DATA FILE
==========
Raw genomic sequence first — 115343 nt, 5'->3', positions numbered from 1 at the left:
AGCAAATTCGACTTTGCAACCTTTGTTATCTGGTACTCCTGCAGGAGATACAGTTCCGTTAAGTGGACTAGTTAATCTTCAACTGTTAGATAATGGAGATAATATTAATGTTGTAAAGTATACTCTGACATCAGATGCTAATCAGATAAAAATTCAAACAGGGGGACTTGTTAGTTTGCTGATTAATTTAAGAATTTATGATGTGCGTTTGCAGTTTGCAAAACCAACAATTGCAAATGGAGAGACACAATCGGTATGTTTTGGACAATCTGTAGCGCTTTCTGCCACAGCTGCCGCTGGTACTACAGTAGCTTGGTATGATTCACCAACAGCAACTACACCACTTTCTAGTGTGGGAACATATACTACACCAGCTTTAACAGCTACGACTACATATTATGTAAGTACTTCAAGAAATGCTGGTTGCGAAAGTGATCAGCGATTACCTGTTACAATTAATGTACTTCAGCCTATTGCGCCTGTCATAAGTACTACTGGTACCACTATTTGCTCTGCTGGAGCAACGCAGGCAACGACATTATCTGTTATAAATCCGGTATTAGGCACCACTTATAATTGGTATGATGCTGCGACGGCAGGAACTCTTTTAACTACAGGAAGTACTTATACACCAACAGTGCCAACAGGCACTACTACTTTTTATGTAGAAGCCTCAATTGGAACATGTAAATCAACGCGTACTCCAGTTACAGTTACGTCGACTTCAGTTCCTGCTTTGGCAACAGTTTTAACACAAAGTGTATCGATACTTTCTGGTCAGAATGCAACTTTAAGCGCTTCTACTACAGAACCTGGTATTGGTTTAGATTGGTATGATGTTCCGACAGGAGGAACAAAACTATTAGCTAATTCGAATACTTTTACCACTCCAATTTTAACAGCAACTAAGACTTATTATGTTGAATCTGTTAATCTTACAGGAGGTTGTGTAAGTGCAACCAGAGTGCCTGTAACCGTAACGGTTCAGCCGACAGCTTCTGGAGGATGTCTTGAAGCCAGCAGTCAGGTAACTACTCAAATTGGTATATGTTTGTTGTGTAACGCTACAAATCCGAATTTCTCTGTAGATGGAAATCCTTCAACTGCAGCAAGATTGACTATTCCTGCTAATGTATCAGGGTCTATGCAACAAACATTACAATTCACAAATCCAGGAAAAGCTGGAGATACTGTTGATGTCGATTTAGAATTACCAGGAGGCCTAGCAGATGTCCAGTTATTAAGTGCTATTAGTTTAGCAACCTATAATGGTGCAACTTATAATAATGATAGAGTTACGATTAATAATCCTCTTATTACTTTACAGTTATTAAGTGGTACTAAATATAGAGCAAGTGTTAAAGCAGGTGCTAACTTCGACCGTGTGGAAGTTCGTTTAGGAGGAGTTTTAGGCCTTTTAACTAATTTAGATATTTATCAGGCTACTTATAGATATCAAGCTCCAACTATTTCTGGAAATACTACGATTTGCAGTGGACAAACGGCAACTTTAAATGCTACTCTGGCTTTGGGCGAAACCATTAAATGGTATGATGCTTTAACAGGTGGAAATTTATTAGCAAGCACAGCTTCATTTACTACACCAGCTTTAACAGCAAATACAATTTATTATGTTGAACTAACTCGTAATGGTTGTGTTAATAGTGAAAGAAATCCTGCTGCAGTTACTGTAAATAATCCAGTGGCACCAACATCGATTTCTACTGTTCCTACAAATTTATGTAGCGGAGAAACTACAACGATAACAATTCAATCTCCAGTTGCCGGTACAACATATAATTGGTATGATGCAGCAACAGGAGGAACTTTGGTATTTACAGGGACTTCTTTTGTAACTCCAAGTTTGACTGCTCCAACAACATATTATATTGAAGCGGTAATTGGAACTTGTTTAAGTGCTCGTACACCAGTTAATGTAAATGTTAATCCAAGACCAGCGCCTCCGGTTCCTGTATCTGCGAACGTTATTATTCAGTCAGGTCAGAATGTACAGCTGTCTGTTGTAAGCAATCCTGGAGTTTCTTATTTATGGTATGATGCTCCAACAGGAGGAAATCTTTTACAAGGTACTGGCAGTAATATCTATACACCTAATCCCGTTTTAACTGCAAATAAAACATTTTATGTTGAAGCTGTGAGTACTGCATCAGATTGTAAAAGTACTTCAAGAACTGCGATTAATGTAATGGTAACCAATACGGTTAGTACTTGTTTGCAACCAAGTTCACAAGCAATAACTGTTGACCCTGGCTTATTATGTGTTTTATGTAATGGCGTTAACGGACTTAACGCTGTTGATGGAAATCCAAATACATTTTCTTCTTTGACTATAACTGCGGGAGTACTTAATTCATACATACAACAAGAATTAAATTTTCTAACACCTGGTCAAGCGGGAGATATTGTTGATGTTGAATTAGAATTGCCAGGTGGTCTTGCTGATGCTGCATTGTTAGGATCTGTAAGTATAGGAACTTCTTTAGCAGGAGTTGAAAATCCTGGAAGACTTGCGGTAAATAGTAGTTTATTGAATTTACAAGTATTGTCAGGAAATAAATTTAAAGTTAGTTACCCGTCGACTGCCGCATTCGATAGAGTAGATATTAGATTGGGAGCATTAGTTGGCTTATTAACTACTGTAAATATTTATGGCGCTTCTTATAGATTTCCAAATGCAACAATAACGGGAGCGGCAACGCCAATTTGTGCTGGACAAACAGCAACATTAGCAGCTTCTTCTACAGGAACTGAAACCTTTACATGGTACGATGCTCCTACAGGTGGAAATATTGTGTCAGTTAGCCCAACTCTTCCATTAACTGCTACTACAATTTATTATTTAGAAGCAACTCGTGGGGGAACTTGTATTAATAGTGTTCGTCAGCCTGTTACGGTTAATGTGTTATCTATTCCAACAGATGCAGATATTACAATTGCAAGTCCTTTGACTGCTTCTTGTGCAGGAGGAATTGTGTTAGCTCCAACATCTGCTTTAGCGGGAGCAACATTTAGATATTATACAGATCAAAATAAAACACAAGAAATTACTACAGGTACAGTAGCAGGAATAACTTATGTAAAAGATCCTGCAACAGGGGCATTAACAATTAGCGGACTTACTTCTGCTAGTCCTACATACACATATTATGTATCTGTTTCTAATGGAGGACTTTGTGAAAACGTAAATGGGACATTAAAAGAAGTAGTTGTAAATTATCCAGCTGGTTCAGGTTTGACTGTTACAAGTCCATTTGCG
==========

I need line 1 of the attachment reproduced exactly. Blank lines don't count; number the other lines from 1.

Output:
Raw genomic sequence first — 115343 nt, 5'->3', positions numbered from 1 at the left: